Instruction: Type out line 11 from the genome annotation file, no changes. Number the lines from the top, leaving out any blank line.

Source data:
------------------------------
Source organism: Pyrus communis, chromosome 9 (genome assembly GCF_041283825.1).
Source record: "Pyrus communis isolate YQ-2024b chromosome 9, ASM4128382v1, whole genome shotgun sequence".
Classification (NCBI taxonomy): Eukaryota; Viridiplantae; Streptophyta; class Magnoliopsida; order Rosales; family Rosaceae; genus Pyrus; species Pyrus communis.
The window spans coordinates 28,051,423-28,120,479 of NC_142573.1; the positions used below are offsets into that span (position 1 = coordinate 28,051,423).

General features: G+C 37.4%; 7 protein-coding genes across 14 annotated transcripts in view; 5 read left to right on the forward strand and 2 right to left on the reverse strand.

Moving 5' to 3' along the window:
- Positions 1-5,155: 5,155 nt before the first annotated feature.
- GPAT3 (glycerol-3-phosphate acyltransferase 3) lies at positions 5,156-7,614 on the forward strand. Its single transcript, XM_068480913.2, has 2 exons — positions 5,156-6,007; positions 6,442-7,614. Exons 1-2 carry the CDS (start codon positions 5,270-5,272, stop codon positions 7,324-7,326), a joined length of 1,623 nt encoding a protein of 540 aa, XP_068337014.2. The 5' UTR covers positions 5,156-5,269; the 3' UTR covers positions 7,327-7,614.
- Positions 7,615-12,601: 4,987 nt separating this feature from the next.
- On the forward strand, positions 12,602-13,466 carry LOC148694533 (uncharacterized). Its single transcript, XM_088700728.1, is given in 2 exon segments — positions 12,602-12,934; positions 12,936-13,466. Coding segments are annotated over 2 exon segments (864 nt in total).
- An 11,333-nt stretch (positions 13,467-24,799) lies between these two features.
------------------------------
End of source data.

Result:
- An 11,333-nt stretch (positions 13,467-24,799) lies between these two features.